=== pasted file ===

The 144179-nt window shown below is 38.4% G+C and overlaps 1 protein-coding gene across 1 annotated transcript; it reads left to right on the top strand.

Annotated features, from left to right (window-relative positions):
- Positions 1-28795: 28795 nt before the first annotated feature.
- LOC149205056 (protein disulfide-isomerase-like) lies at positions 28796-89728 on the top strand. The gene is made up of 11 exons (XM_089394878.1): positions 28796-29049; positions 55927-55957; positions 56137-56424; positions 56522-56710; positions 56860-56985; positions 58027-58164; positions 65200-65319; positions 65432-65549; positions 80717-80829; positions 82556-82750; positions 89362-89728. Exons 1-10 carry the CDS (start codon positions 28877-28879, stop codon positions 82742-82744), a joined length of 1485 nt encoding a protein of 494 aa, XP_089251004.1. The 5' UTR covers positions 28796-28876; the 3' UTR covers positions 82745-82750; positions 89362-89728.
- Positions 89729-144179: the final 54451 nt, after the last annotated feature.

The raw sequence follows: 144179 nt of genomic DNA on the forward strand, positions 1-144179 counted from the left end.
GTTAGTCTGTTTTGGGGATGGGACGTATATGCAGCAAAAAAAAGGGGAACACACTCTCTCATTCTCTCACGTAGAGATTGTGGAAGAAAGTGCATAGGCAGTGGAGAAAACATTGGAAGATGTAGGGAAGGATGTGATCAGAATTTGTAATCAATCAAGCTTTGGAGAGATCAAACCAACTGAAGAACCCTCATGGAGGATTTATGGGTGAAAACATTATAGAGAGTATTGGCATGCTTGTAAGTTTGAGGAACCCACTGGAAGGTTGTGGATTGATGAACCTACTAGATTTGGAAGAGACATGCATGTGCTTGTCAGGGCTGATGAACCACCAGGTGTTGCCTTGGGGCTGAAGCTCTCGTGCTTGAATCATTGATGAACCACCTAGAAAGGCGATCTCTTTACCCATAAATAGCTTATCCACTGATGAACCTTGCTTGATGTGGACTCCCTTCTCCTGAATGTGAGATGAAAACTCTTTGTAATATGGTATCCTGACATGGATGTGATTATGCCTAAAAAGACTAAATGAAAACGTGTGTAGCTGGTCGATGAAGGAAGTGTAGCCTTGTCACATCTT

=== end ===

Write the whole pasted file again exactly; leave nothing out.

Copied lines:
The 144179-nt window shown below is 38.4% G+C and overlaps 1 protein-coding gene across 1 annotated transcript; it reads left to right on the top strand.

Annotated features, from left to right (window-relative positions):
- Positions 1-28795: 28795 nt before the first annotated feature.
- LOC149205056 (protein disulfide-isomerase-like) lies at positions 28796-89728 on the top strand. The gene is made up of 11 exons (XM_089394878.1): positions 28796-29049; positions 55927-55957; positions 56137-56424; positions 56522-56710; positions 56860-56985; positions 58027-58164; positions 65200-65319; positions 65432-65549; positions 80717-80829; positions 82556-82750; positions 89362-89728. Exons 1-10 carry the CDS (start codon positions 28877-28879, stop codon positions 82742-82744), a joined length of 1485 nt encoding a protein of 494 aa, XP_089251004.1. The 5' UTR covers positions 28796-28876; the 3' UTR covers positions 82745-82750; positions 89362-89728.
- Positions 89729-144179: the final 54451 nt, after the last annotated feature.

The raw sequence follows: 144179 nt of genomic DNA on the forward strand, positions 1-144179 counted from the left end.
GTTAGTCTGTTTTGGGGATGGGACGTATATGCAGCAAAAAAAAGGGGAACACACTCTCTCATTCTCTCACGTAGAGATTGTGGAAGAAAGTGCATAGGCAGTGGAGAAAACATTGGAAGATGTAGGGAAGGATGTGATCAGAATTTGTAATCAATCAAGCTTTGGAGAGATCAAACCAACTGAAGAACCCTCATGGAGGATTTATGGGTGAAAACATTATAGAGAGTATTGGCATGCTTGTAAGTTTGAGGAACCCACTGGAAGGTTGTGGATTGATGAACCTACTAGATTTGGAAGAGACATGCATGTGCTTGTCAGGGCTGATGAACCACCAGGTGTTGCCTTGGGGCTGAAGCTCTCGTGCTTGAATCATTGATGAACCACCTAGAAAGGCGATCTCTTTACCCATAAATAGCTTATCCACTGATGAACCTTGCTTGATGTGGACTCCCTTCTCCTGAATGTGAGATGAAAACTCTTTGTAATATGGTATCCTGACATGGATGTGATTATGCCTAAAAAGACTAAATGAAAACGTGTGTAGCTGGTCGATGAAGGAAGTGTAGCCTTGTCACATCTT